Geosciences: Academia and its Proximity to Native Lands

By Jessica Brookholdt '24 with the Department Detectives for ANT 245

For a Princeton student, attending a performance at McCarter Theatre and hearing the Land Acknowledgement before the performance begins is a common experience. We live here on campus knowing that it was once Lenni-Lenape people who inhabited this land. For many students, that is where the acknowledgement ends. But not for all. The Nuclear Princeton Project and its coinciding seminar course offers students an opportunity to reckon with the relationship between Native people and Princeton University, an opportunity that was not taken lightly by myself.

In class, we explored the relationship between Princeton’s physics department and Native people. But being a curious student, I was sure it didn’t end there. A short walk through campus allows a student to see a slew of construction which involves digging up the earth beneath our feet, earth that, as mentioned, once belonged to the Lenni-Lenape. Though the purpose of this dredging is an effort in sustainability initiatives here on campus, a decent purpose, its reckoning with indigeneity as the heavy machinery lifts up the land does not feel unnecessary. This is what brought me to thoughts of the other ways in which the university interacts with the land. Immediately, my thoughts turned to the geosciences department. 

Exploring the Department of Geosciences website, I came across the history of the department.  Rather quickly I came across this entry under the history from 1930-1950. “Another major undertaking in field research at this time was the "Red Lodge Project" (1930), initiated by Richard M. Field and fellow faculty member W. Taylor Thom. Red Lodge and its successor, the Yellowstone-Bighorn Research Association (1936), were designed to further geological knowledge both in general and about that region in particular.” It was immediately clear from the name alone that this project and its research area was in close proximity to native lands, which led me to the Native Lands website. I quickly found that the research base, though not on indigenous land at the time of its founding, was on what was previously part of Crow Nation.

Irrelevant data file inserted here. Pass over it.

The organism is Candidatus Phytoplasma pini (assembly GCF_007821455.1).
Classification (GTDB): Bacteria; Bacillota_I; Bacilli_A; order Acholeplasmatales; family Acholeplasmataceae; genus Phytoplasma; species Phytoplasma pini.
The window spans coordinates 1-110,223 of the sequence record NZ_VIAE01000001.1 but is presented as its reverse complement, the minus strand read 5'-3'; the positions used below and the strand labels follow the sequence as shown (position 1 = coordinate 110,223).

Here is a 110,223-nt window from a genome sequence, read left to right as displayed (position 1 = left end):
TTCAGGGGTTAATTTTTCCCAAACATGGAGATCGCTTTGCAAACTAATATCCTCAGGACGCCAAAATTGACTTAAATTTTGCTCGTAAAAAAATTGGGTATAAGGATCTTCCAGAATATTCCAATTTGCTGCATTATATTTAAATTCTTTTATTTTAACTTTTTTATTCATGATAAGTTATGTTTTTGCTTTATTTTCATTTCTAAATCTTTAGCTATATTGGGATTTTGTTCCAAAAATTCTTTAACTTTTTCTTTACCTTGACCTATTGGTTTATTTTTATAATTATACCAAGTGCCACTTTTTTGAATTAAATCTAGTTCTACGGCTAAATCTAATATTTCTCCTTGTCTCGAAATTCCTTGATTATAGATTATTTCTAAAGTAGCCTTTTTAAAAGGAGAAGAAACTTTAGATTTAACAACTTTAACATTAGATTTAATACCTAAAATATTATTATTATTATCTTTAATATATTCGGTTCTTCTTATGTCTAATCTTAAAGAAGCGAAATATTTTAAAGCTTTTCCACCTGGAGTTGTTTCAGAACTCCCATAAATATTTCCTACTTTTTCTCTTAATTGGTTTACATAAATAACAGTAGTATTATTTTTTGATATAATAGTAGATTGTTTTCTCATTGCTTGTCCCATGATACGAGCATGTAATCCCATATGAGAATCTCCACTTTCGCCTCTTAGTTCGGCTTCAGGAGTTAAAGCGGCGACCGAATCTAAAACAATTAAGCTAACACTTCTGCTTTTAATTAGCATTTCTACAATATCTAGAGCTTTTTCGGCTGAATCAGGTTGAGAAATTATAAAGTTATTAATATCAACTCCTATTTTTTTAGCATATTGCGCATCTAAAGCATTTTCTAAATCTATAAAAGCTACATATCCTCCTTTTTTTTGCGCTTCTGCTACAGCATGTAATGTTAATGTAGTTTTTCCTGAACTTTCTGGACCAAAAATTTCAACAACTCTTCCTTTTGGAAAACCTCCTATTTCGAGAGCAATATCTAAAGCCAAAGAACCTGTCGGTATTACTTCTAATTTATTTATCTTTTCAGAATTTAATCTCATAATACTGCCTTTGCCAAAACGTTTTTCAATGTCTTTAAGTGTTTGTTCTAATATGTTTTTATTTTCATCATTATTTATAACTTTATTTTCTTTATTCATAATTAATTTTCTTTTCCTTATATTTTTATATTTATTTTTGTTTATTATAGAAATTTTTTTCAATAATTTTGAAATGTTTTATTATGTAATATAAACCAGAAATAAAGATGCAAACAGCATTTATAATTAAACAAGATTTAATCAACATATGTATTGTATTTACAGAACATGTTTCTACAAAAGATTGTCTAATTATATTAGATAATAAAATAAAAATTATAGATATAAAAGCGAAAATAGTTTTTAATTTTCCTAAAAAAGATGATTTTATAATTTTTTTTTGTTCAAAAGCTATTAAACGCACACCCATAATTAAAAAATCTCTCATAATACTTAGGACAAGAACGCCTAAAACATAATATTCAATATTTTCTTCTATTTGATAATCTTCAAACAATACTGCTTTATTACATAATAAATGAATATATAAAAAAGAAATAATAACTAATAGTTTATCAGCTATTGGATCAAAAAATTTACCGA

Journeying to Mudd Library to find more information about this project, I came across a field guide written by Richard Field. In this field guide, he discusses the area surrounding the research and including some land that did at the time belong to the Crow Nation. In this field guide, the Crow Nation is mentioned exactly once in reference to their Reservation and the Chief at the time, Chief Plenty Coos, who passed away shortly after the beginning of the Red Lodge Project. Searching through all the archives made available in reference to the Red Lodge Project, I found no correspondence between Field, Thom, and aunty members of the Crow Nation. This is not to say that there was no correspondence, just none worthy of archiving. 

The Red Lodge Project is not the only bit of university’s research that has this kind of proximity to Native people. But there is something to be said about the Department of Geosciences' choice to claim this as part of their proud history without also recognizing the impacts it might have had on indigenous people in the area. A sentiment that echoes the current construction happening on campus. It is important to acknowledge these histories, but also to move forward and increase positive impacts on native communities. This is why my research led me to conduct an interview with Tommy Rock.

Tommy Rock, a current Postdoctoral Research Associate and Presidential Postdoctoral Research Fellow in the Geosciences Department and a member of the Navajo Nation is doing exactly the kind of research that benefits Native people. In this interview, Rock informed me that he met with Professor John Higgins about the fellowship who brought him on to “initiate a program to expand the identification, monitoring and communication of environmental hazards related to legacy uranium mining, and ongoing oil and gas exploration, in the Navajo Nation,” as stated on the Geosciences Department website. This work that he is doing in the Four Corners represents a positive future for our reckoning with impacts on Native people. When asking Rock how he feels about the relationship between the university and indigenous members of the Princeton community, he said he hopes the university makes good on the thoughts and ideas that come as a result of current diversity initiatives on campus and that the indigenous students on campus are given a more permanent affinity space. With Rock leaving shortly after the conclusion of this school, one can only hope that the university values his thoughts as one of very few indigenous scholars that have been employed here in recent years.


Works Cited

“The Department of Geosciences.” Princeton University, Accessed 9 May 2023.